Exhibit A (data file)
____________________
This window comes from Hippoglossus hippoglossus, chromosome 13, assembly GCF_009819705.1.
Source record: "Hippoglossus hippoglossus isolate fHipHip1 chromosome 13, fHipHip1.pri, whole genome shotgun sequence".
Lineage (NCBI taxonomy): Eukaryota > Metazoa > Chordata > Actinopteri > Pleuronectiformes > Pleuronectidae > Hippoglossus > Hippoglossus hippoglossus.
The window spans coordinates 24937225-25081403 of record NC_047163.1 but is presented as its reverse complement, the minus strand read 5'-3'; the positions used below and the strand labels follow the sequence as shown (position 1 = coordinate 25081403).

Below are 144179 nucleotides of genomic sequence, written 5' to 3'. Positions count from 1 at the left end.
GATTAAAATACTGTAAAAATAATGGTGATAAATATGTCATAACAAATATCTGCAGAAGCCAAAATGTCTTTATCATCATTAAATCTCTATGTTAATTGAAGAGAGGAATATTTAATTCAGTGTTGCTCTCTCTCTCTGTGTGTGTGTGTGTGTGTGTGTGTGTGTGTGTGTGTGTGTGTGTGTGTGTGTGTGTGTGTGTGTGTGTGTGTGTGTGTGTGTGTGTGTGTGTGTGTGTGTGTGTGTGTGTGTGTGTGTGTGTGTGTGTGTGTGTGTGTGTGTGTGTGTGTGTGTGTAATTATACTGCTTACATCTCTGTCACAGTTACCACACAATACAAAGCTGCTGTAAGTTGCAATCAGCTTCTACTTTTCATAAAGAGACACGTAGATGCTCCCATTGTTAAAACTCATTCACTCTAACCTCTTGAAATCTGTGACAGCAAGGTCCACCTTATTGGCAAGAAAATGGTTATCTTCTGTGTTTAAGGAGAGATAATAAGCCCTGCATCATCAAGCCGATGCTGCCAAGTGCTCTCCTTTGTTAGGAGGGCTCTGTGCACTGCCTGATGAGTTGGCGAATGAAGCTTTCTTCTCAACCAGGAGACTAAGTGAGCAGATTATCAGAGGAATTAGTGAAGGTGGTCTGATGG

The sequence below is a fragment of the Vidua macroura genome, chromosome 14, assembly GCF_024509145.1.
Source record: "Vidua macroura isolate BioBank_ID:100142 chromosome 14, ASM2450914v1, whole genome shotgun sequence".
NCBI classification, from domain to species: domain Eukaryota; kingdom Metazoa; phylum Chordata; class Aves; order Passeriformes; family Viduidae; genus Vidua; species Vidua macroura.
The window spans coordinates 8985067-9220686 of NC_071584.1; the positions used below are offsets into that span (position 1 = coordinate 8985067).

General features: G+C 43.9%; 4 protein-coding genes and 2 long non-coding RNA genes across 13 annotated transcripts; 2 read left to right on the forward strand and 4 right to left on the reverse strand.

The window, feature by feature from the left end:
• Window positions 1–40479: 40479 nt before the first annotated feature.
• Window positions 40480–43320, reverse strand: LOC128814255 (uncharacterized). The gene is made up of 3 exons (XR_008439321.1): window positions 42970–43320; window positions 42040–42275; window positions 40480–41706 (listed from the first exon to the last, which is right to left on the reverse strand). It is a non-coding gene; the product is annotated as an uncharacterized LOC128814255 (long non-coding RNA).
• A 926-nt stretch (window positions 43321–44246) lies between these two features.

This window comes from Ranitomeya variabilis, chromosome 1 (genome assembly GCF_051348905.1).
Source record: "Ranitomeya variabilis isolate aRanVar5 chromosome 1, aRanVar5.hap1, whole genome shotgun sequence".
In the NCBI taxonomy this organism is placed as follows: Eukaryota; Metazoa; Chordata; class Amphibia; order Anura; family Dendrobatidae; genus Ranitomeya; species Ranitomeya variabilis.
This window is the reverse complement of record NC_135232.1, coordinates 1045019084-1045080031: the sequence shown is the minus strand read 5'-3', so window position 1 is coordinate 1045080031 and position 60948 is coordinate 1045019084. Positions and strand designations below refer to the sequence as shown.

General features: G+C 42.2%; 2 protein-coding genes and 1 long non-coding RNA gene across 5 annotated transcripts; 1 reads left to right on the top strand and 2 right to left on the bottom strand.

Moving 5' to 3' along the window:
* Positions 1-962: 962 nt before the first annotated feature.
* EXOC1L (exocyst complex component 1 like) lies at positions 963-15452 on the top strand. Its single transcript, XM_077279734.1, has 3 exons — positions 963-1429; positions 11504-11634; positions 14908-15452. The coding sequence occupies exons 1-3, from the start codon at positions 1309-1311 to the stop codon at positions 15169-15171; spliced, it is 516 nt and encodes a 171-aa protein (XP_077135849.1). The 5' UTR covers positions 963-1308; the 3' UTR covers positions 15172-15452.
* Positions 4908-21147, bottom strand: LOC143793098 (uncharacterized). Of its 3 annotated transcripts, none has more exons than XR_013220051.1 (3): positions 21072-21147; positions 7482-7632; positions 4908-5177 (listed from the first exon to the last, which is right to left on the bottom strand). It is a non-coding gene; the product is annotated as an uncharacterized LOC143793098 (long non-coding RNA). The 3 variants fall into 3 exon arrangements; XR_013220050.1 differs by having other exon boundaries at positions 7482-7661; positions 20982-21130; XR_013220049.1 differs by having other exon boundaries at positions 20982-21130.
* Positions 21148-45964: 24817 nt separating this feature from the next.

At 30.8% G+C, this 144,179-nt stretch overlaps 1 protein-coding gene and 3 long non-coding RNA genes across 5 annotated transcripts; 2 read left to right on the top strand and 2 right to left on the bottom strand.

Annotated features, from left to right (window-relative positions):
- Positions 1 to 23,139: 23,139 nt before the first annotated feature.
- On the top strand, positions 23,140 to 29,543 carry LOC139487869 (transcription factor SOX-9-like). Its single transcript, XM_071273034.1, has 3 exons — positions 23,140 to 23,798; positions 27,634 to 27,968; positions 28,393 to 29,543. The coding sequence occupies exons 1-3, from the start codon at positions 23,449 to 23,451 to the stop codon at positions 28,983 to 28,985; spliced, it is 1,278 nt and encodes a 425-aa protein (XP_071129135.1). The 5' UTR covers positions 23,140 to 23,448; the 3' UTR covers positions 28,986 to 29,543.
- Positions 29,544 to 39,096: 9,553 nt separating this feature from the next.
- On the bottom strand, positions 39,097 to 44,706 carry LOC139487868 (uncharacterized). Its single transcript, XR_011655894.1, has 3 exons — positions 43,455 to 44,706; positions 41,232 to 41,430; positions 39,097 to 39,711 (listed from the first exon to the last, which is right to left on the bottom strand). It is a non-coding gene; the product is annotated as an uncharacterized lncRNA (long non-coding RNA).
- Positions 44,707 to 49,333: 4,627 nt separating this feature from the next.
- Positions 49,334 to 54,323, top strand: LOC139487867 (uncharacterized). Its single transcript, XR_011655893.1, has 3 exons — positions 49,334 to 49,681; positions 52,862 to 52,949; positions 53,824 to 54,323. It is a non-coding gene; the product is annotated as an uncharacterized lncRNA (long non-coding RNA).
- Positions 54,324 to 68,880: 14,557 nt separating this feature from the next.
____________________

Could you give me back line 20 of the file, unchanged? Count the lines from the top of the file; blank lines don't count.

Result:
General features: G+C 42.2%; 2 protein-coding genes and 1 long non-coding RNA gene across 5 annotated transcripts; 1 reads left to right on the top strand and 2 right to left on the bottom strand.